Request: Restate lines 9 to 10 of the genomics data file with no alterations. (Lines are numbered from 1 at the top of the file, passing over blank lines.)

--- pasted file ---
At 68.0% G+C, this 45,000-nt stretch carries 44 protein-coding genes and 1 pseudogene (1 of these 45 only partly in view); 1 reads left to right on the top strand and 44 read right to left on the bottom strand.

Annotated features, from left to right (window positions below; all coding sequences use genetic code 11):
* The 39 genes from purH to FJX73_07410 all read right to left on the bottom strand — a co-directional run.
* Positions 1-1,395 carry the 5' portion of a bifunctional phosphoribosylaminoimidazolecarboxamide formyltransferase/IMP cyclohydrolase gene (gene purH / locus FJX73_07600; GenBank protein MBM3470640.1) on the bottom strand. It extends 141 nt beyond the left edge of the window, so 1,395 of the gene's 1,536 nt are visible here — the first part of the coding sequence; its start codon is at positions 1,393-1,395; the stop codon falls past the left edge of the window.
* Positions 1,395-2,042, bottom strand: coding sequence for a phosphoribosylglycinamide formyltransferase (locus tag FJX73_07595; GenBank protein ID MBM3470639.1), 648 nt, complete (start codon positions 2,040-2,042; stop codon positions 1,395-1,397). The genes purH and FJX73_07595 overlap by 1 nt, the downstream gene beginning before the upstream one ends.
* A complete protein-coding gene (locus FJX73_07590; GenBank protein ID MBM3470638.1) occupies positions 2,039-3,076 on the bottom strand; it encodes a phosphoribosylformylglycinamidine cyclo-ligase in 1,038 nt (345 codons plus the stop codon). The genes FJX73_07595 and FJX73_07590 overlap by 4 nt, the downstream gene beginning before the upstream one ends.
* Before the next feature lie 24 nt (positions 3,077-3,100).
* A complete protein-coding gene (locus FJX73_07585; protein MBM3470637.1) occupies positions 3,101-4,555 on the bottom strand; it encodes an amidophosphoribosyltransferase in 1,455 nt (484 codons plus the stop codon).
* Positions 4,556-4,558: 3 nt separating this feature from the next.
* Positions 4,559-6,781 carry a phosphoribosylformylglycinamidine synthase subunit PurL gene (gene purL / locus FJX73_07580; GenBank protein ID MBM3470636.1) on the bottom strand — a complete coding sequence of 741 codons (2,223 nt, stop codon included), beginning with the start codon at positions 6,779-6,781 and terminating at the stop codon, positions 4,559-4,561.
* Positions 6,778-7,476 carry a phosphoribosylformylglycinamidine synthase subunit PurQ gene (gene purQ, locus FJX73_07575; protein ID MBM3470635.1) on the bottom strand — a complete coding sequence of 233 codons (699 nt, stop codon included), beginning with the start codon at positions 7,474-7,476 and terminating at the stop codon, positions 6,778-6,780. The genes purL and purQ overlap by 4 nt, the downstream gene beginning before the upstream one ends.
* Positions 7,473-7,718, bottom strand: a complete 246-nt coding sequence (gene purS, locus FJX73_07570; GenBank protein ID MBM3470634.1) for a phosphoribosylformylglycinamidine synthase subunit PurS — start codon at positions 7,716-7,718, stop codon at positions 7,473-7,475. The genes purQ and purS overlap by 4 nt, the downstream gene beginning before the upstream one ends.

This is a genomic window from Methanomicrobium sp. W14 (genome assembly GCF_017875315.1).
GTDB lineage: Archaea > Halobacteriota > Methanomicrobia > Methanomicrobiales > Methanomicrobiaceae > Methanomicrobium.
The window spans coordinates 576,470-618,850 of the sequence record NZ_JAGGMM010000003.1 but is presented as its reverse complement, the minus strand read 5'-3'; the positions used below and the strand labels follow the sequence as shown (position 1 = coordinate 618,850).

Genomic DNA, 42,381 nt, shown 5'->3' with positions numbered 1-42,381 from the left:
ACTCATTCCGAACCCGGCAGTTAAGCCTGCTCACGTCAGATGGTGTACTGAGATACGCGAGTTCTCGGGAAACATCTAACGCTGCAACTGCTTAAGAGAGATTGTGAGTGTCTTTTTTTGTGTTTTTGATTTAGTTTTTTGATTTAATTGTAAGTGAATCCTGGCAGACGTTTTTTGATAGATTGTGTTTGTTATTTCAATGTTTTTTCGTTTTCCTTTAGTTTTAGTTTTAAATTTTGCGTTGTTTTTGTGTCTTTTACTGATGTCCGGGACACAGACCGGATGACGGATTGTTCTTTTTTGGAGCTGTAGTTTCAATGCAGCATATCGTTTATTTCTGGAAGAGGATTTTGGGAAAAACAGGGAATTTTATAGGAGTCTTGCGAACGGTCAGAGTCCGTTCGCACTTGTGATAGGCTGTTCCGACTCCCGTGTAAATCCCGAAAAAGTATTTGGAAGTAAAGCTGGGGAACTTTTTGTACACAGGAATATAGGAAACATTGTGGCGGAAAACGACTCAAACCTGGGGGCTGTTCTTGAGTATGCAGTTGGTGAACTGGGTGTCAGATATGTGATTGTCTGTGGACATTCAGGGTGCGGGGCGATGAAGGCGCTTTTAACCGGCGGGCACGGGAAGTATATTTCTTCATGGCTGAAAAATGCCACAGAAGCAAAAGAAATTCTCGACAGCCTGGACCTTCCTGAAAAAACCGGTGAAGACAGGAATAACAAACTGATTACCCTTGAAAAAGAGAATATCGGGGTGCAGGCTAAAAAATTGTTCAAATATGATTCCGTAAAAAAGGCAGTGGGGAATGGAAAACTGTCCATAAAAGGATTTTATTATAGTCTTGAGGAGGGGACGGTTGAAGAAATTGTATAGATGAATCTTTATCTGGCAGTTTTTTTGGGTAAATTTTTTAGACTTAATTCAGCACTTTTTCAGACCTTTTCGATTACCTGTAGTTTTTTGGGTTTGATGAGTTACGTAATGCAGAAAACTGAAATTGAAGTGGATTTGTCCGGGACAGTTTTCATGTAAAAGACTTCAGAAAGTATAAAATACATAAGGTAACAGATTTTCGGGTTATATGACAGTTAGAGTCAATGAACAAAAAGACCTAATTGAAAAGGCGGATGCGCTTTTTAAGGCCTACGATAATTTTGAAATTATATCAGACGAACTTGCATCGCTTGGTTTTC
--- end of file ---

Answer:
* Positions 4,556-4,558: 3 nt separating this feature from the next.
* Positions 4,559-6,781 carry a phosphoribosylformylglycinamidine synthase subunit PurL gene (gene purL / locus FJX73_07580; GenBank protein ID MBM3470636.1) on the bottom strand — a complete coding sequence of 741 codons (2,223 nt, stop codon included), beginning with the start codon at positions 6,779-6,781 and terminating at the stop codon, positions 4,559-4,561.